As technology continues to improve — from the computers on our desks to the phones in our hands — it highlights new ways to provide care. And with more clients than ever wanting the convenience of receiving therapy without having to go to an office, the time is right for a change.
This is where Telehealth comes in.
Telehealth provides therapy where and when you need it, offering remote and less densely populated areas the opportunity to experience care. Additionally, Telehealth isn’t hindered by inclement weather and doesn’t need to take a snow day.
To better understand the concerns providers have around using Telehealth in their practice, SimplePractice conducted a survey of non-prescribing mental and behavioral providers in the Mid-Atlantic region in January 2019 to gauge usage and attitudes toward Telehealth.
The potential of Telehealth
Recently, SimplePractice team members presented their findings at the Mid-Atlantic Telehealth Research Center 2019 Convergence Telehealth Summit. You can see the research material they assembled, entitled Mental and Behavioral Telehealth in Private Practice: Perspectives of Individual Providers, below.
Questions posed to the Summit’s presenters included:
- Where are we going with this digital connected care revolution?
- How might the convergence of these technologies impact the health of populations and begin to mitigate our greatest health challenges?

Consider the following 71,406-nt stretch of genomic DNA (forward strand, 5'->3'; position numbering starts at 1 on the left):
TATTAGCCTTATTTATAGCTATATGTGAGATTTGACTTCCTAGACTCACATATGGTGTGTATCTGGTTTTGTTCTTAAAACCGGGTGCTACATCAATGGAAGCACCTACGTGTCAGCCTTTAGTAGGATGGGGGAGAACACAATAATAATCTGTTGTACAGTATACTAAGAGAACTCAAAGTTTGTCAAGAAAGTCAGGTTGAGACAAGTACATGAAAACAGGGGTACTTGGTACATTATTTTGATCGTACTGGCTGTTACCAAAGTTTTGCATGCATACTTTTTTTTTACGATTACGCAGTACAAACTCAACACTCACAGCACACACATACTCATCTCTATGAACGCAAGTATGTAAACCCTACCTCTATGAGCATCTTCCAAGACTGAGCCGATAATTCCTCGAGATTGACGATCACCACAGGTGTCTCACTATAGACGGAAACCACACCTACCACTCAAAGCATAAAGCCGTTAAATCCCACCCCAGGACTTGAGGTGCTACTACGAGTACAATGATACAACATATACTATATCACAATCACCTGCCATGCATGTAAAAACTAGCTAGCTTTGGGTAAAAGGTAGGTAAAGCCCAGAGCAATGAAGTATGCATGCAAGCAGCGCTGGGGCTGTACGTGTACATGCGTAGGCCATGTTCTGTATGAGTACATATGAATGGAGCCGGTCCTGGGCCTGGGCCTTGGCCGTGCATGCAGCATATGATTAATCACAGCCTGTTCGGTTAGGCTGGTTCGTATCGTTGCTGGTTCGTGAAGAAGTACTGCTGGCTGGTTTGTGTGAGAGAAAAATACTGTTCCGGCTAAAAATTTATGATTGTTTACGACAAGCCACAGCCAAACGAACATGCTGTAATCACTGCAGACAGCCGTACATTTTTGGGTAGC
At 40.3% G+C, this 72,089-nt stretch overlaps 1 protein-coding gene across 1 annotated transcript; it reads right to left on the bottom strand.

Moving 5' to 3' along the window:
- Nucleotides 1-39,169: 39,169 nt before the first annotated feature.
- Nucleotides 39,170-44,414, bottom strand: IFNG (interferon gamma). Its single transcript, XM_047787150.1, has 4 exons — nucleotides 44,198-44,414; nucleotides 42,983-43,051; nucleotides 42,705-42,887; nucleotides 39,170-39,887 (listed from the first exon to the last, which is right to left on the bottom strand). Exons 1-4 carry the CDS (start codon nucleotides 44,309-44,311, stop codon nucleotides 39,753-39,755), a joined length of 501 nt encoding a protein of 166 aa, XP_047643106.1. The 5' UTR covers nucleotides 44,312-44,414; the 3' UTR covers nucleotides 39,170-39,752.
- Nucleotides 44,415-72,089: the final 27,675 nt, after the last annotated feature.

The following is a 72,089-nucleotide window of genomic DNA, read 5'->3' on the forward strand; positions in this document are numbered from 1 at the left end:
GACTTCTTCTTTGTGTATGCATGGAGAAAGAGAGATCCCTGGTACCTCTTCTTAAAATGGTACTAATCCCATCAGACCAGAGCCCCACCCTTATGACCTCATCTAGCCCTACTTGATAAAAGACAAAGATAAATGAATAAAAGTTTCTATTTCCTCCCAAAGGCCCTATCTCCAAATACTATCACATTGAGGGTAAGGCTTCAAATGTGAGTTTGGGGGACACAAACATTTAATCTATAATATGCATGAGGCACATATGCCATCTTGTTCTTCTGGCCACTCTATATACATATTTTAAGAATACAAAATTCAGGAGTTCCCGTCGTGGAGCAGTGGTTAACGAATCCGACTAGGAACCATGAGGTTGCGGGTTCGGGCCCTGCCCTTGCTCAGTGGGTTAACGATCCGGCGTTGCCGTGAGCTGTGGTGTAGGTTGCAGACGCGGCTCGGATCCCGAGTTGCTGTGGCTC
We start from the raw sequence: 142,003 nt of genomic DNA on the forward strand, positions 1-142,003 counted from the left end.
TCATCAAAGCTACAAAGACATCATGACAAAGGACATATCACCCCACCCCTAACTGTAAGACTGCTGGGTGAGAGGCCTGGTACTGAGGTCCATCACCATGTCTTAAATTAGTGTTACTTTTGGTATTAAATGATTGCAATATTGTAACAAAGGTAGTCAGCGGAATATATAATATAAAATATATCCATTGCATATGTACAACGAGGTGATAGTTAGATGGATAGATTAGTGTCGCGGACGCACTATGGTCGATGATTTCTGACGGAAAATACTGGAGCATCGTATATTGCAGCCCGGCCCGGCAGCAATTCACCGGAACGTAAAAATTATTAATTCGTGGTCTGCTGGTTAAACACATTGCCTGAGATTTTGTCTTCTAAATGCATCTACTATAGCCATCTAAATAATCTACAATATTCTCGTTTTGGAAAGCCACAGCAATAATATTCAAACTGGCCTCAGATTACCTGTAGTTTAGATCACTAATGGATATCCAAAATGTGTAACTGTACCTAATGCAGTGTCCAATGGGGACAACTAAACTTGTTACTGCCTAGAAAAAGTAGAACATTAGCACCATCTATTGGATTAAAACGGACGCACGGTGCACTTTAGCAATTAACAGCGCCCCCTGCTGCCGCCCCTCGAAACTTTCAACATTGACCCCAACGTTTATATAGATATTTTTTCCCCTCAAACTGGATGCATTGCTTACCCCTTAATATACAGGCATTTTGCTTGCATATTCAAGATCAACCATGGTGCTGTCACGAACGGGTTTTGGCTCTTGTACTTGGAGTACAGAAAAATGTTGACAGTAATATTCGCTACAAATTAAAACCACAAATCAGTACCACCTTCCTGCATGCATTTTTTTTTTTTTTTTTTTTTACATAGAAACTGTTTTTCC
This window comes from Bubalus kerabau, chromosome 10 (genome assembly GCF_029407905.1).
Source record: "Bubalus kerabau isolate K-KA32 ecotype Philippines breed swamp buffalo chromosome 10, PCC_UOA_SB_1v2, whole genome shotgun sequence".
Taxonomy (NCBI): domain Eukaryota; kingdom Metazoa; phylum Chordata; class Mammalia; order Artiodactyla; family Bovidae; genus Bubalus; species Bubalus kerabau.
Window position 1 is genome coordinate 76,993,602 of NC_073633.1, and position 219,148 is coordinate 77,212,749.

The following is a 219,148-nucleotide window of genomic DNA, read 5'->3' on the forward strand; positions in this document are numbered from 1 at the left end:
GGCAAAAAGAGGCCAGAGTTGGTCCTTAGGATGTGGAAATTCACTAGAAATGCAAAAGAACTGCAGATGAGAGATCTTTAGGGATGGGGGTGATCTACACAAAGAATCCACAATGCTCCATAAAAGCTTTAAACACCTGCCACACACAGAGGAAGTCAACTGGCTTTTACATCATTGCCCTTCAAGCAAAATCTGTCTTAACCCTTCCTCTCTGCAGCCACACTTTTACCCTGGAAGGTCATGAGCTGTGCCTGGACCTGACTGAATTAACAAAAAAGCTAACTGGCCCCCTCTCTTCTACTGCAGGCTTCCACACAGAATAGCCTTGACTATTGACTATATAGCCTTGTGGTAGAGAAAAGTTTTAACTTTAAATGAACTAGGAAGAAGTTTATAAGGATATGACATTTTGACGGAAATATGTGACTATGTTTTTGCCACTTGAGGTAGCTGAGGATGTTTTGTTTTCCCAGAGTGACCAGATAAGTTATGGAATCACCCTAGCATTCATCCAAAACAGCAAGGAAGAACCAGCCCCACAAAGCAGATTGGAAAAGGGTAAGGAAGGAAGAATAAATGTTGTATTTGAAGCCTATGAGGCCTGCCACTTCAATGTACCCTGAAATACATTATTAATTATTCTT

- And how do we begin to create viable models within our current work settings?
Obstacles and opportunities
As with any new application of technology, awareness and regulations can take some time to catch up. While some insurance payers and states have already accepted Telehealth as a covered service, this is by no means universal. It is vital that Telehealth continues to receive and expand its legislative support to ensure services are both available and covered for all patients.
Right now, early adopters of the feature pave the way for its integration. Expanded usage of Telehealth provides further statistical proof of its effectiveness. Training pre-licensed and licensed clinicians on the benefits and building their confidence in its application will increase Telehealth adoption even more.
The world is connected. As rural communities come online to a greater degree, with more significant growth of their infrastructure, there are even greater opportunities for Telehealth to make an impact.
How to use Telehealth in your practice now
Wondering how you can incorporate Telehealth into your practice?
At SimplePractice, we make it easy to get started with Telehealth. We’ve crafted a letter announcing to clients that you now offer Telehealth, as well as resource images to share on social media and your site to promote Telehealth to your clients, both old and new.
For inspiration, you can also learn about how social worker, therapist, and coach Melissa Douglass helped lift therapy out of the realm of stigma and out to clients through her 100% online practice.
As health and wellness professionals, it’s essential to keep your finger on the pulse of the movement toward Telehealth, to see its current state, and where it will go in the future.